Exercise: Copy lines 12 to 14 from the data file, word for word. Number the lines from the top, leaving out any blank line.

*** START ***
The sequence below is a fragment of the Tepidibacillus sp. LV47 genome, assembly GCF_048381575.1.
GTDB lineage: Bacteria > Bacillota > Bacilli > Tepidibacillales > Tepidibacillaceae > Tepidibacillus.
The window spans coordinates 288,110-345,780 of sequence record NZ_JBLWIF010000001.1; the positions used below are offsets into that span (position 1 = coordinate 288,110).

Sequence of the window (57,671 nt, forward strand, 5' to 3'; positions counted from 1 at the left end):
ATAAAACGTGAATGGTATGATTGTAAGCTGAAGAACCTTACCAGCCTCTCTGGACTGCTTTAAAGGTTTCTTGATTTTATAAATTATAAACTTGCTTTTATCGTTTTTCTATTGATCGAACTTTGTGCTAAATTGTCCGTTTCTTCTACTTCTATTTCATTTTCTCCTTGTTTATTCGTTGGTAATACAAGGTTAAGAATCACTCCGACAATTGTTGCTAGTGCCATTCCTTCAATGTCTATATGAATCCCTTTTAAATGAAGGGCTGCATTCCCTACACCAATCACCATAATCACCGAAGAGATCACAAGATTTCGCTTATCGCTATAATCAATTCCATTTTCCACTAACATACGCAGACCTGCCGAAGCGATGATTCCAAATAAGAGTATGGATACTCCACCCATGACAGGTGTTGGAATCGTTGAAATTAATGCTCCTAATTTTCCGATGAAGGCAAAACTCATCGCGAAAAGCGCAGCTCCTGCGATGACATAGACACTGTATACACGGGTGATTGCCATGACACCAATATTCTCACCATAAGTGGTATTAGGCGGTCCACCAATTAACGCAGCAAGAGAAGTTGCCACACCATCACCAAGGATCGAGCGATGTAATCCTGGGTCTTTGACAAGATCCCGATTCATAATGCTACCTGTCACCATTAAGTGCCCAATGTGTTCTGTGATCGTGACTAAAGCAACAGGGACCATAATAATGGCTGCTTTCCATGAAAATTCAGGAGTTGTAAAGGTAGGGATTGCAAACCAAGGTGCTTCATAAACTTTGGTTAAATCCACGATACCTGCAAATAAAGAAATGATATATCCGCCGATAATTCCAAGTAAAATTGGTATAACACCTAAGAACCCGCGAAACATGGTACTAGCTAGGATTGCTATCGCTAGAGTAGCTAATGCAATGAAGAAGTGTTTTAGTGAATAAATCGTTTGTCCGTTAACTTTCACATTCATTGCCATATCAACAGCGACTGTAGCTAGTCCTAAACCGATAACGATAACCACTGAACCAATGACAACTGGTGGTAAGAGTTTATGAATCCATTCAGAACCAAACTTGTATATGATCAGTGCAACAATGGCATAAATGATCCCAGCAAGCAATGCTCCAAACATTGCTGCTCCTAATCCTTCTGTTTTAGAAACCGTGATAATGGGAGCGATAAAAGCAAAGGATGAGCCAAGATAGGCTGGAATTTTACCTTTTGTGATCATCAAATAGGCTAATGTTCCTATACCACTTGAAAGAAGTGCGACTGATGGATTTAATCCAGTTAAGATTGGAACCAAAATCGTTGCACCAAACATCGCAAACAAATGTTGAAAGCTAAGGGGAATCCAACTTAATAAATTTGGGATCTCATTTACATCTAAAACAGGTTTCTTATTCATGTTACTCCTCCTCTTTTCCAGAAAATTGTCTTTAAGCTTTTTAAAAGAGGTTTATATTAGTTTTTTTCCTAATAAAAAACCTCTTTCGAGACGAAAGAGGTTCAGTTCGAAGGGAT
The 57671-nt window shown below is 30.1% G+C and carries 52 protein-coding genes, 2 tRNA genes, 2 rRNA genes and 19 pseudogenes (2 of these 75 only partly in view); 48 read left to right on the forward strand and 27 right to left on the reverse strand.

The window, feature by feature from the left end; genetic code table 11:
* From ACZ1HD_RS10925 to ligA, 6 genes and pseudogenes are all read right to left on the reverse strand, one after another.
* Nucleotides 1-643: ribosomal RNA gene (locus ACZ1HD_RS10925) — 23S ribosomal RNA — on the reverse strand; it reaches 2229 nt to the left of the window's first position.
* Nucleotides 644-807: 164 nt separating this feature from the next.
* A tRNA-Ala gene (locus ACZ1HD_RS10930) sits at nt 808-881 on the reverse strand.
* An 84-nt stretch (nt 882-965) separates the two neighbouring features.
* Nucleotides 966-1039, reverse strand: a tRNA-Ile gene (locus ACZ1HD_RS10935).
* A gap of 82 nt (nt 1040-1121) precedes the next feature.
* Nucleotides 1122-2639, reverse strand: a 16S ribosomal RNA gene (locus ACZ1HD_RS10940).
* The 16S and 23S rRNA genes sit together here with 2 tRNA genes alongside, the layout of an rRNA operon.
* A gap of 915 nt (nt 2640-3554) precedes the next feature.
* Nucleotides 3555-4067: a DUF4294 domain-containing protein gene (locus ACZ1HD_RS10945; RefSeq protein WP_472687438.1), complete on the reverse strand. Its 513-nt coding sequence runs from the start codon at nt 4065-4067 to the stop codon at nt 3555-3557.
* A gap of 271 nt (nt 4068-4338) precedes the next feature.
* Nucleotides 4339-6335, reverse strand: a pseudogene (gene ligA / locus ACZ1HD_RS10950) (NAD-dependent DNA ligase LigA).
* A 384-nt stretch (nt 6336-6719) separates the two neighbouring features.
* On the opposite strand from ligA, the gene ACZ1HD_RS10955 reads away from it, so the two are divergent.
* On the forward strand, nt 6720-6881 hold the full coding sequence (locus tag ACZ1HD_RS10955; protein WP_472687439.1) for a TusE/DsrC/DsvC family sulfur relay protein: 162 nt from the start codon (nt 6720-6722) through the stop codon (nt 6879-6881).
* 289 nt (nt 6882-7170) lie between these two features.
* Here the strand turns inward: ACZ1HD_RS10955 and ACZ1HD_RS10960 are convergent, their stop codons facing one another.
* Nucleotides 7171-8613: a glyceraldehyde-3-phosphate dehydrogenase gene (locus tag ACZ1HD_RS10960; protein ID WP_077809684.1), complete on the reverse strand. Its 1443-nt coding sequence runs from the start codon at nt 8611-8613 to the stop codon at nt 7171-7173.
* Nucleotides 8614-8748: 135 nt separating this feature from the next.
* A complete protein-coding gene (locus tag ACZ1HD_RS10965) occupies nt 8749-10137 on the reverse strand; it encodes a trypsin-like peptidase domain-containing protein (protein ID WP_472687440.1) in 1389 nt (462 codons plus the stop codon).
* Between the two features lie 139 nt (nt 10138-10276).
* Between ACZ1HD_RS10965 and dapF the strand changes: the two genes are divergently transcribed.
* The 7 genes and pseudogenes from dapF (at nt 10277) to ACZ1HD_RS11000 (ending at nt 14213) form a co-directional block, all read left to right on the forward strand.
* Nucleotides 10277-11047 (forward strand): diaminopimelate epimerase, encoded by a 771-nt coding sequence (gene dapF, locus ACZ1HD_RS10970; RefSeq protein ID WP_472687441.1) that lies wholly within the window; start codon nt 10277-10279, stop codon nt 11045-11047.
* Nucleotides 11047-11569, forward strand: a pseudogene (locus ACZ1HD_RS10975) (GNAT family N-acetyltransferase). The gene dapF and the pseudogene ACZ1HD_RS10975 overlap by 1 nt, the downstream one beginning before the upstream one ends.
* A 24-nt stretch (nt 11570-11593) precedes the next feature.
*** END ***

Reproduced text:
* An 84-nt stretch (nt 882-965) separates the two neighbouring features.
* Nucleotides 966-1039, reverse strand: a tRNA-Ile gene (locus ACZ1HD_RS10935).
* A gap of 82 nt (nt 1040-1121) precedes the next feature.